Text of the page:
September is busy for the Tabs, you guys. We have a record number of weddings on our roster, so we've been spending our every weekday waking hour mesmerized by computer screens and our weekends beholding lots of pretty weddings. We shot an especially sweet one last Saturday.
Sometimes we'll zone out of the computer glare long enough to realize that it's been a few days since we stepped outside and we need some air.
I'm learning, slowly, that to step outside my front door while living in Chicago is to step into a swirl of controversial political activity. Whether it's our governor being thrown in jail or our mayor making the whole city angry or our cops getting convicted for murder or our teachers going on strike or the gangs killing each other, or, or...it just never ends. I keep waiting for a peaceful week in this city and I haven't seen one yet. The rhythm and the wind don't stop. I'm trying to get used to this part.
And yet, for all her faults and wounds, Chicago still dazzles me. She is adored by her cantankerous people. She's too pretty to break up with.
So. We have the constant motion of our work and the restless energy of our city to keep up with, which is more than enough to think about...and then there's me and my condition. Me and my baby. Already changing our lives in every way.
I finally started keeping a health journal so I can keep track of the varied array of symptoms and side effects I have every day, because the changes are so close and quick that Tim and I both live in a constant state of confusion over what's happening and how to fix me. Nausea, headaches, exhaustion together with insomnia, extreme hunger, sore joints, heartburn, forgetfulness, swollen blood vessels, frayed emotions. It's all there each day and, praise God, it's all normal. Nothing about it is predictable, and nothing is out of the ordinary at the same time. It is hard, but it is beautiful and good at the same time. Even as I sit here quietly right now, my heart is pounding so hard I can hear it and feel the drum beating throughout my whole body. It has more work to do than normal. The baby bounces and turns and kicks my belly visibly out in dramatic motions that shake my shirt. I pass the mirror on my way into the shower and am shocked to see bright blue lines tracing highways under my skin, expertly navigating an extra 50% of my normal blood supply through me and to the baby. It's all incredible, and I have never been more thankful for my health or positively sure that my body is fearfully and wonderfully made, and a divine creator's power alone is effortlessly building another body deep inside mine and this new person already has a soul and life purpose for the outside world.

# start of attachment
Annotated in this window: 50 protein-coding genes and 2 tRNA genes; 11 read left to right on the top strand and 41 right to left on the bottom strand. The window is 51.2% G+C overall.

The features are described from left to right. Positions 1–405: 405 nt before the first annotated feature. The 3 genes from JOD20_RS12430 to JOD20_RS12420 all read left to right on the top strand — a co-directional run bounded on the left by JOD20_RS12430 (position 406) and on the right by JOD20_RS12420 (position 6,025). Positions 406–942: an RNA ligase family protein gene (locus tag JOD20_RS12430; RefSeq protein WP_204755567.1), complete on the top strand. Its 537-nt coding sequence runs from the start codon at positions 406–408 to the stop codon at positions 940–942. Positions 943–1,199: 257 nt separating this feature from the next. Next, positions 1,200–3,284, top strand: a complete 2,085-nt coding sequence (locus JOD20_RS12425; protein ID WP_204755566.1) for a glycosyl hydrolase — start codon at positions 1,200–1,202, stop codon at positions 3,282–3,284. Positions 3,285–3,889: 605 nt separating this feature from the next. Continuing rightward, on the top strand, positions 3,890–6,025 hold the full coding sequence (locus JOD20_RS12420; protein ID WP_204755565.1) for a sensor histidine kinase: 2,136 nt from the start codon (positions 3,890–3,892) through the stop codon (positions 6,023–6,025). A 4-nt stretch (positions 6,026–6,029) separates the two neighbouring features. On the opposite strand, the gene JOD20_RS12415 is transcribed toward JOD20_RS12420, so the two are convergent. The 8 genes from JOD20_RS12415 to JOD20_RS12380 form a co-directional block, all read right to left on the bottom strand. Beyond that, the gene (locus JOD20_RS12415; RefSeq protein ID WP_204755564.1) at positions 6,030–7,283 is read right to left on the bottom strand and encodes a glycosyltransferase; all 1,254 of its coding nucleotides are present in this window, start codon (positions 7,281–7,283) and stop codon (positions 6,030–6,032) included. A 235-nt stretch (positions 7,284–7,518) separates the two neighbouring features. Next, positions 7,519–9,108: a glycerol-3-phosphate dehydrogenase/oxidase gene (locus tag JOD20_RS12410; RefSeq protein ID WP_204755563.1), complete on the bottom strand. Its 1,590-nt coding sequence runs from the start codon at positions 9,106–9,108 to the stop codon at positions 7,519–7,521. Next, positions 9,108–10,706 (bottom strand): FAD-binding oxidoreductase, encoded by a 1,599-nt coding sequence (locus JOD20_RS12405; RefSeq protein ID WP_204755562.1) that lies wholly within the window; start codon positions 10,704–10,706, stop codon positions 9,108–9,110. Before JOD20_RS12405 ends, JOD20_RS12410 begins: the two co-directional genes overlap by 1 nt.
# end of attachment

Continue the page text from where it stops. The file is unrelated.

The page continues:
I'm sure of that, and I'm sure of how bad my feet hurt.
And whenever I have the energy, I try really hard to be amazing back to him. I was domestic in the kitchen and productive in the office today. It felt really good. Life is good.